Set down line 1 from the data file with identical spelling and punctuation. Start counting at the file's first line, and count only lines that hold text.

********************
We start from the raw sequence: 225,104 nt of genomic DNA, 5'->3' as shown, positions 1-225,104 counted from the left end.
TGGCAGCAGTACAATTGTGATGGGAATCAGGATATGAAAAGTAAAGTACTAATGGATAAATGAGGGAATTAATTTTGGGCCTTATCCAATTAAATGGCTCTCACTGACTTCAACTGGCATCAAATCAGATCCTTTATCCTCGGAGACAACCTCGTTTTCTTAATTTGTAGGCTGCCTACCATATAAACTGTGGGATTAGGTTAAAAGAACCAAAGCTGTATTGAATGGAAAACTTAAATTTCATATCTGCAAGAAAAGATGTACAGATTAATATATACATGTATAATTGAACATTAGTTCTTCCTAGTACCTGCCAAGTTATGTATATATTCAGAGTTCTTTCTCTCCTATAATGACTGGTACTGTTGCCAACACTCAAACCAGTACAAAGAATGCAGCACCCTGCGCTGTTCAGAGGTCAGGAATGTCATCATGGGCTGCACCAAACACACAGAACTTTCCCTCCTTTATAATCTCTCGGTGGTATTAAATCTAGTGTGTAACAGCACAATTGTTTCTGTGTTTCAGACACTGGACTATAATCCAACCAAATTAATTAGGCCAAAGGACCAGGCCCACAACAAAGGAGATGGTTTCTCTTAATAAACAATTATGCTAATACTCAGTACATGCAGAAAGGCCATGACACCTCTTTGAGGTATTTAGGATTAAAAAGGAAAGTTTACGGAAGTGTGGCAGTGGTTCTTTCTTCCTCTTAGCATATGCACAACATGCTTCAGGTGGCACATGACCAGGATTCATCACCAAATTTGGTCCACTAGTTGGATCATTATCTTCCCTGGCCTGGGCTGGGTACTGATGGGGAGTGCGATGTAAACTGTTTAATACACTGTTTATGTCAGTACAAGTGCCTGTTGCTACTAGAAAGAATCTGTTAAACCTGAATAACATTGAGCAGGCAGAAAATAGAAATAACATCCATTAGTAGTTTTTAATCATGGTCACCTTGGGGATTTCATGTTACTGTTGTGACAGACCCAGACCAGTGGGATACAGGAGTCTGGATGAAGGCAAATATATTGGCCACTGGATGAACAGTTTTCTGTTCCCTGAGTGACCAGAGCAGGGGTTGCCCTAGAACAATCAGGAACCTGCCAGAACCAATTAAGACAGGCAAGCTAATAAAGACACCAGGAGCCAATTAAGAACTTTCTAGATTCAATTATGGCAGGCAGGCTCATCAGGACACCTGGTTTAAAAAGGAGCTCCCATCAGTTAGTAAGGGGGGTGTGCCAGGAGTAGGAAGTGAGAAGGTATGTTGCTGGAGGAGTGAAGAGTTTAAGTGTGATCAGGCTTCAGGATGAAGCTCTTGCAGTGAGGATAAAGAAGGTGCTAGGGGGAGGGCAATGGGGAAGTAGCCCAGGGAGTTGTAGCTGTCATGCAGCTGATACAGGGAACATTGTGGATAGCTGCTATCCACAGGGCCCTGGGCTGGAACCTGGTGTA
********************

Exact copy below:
We start from the raw sequence: 225,104 nt of genomic DNA, 5'->3' as shown, positions 1-225,104 counted from the left end.